LONDON -- The partner of a journalist who received leaks from former National Security Agency contractor Edward Snowden was detained for nearly nine hours Sunday under anti-terror legislation at Heathrow Airport, triggering claims that authorities are trying to interfere with reporting on the issue.
David Miranda, the partner of Guardian reporter Glenn Greenwald, was held for nearly the maximum time authorities are allowed to detain individuals under the Terrorism Act's Schedule 7, which authorizes security agencies to stop and question people at borders. Greenwald said Miranda's cellphone, laptops and memory sticks were confiscated.
"This is obviously a rather profound escalation of their attacks on the news-gathering process and journalism," Greenwald said in a post on the Guardianwebsite. "It's bad enough to prosecute and imprison sources. It's worse still to imprison journalists who report the truth. But to start detaining the family members and loved ones of journalists is simply despotic."
In a separate interview with CBS Radio News, Greenwald called this latest event "extremely disturbing. First of all, it's a complete misuse of their own law. The law is called the Terrorism Act of 2000. It says right in the law that it's for the purpose of investigating people who are associated with terrorist organizations or involved in terrorist plots, which obviously had nothing with what caused them to detain him or what they asked him about. Secondly, it's incredibly menacing for governments to not only target journalists who are publishing stories that they dislike, but the family members and spouses of journalists. It's designed to be bullying and intimidating."
Greenwald has written a series of stories about the NSA's electronic surveillance programs based on files handed over by Snowden. The former contractor fled the United States and is now in Russia, where he has received temporary asylum.
The 28-year-old Miranda was returning home to Brazil from Germany, where he was staying with Laura Poitras, a U.S. filmmaker who has worked with Greenwald on the NSA story, Greenwald said in his post. He also said British authorities had "zero suspicion" that Miranda was linked to a terror group and instead interrogated him about the NSA reporting and the contents of the electronic equipment he was carrying.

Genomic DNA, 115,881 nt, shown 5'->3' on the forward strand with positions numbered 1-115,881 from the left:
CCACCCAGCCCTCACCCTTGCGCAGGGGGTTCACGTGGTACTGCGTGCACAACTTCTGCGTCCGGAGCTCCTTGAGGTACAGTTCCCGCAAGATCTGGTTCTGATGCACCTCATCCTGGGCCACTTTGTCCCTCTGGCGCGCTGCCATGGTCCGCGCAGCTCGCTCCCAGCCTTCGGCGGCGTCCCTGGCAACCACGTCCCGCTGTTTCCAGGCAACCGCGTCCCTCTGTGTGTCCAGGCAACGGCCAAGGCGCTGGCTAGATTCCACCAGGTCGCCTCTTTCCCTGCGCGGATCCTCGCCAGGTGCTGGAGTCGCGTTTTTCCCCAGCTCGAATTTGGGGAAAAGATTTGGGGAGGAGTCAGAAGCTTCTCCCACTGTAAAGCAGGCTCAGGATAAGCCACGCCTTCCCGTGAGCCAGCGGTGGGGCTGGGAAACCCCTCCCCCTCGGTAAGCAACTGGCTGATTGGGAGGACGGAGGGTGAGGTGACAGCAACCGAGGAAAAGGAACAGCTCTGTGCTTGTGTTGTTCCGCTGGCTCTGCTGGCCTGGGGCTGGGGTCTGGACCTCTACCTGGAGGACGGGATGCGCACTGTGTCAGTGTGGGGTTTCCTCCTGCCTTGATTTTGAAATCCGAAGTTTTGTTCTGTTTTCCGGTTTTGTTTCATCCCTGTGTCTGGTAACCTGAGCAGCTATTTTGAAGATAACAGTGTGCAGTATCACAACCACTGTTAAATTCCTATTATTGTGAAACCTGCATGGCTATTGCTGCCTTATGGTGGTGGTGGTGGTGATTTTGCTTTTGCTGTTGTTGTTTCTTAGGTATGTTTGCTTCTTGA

He wrote: "If the U.K. and U.S. governments believe that tactics like this are going to deter or intimidate us in any way from continuing to report aggressively on what these documents reveal, they are beyond deluded. If anything, it will have only the opposite effect: to embolden us even further."
London police acknowledged that they had detained a 28-year-old man at 8:05 a.m. He was released at 5 p.m. without being arrested, the Metropolitan Police Service said.
"They kept David detained right up until the last minute: for the full 9 hours, something they very rarely do. Only at the last minute did they finally release him," Greenwald said. "This was obviously designed to send a message of intimidation to those of us working journalistically on reporting on the NSA and its British counterpart, the GCHQ."
The Home Office says in a report released last year that more than 97 percent of those questioned under Schedule 7 are detained for less than an hour. Less than a tenth of 1 percent are held for more than six hours. Some 230,236 people were questioned under Schedule 7 from April 2009 through March 2012.
Schedule 7 is designed to help authorities determine whether people crossing U.K. borders have been involved in the "commission, preparation or instigation of acts of terrorism," according to the Home Office report. Border agents are not required to have reasonable suspicion before detaining a traveler.
Examining officers may require travelers to answer questions or provide documents. Detainees may be held for up to nine hours if they refuse to cooperate, the Home Office report said.
Greenwald's post said the Guardian sent lawyers to the airport. Detainees have the right to legal representation, though publicly funded legal advice is not guaranteed.
The Brazilian government expressed "grave concern" over the detention of Miranda, Greenwald's longtime partner with whom he's in a civil union. The pair lives in Rio de Janeiro.
Brazil's Foreign Ministry said in a statement Sunday that Miranda was "detained and held incommunicado."
The statement went on to say that the foreign ministry considered the detention "unjustifiable, as it involves an individual against whom there are no accusations that could possibly legitimize the use of such legislation."
In an interview with CBS News correspondent Nancy Cordes back in June, Greenwald was asked if he had any concerns that making these NSA programs public will reduce the effectiveness of the programs or tip off terrorists? "No," he said. "Terrorists already know because it's been discussed openly for many years that the government tries to eavesdrop on their conversation. Any terrorist who doesn't know that the government is going to try to eavesdrop on their conversation or read their email is not a terrorist who is ever going to be able to do anything effective."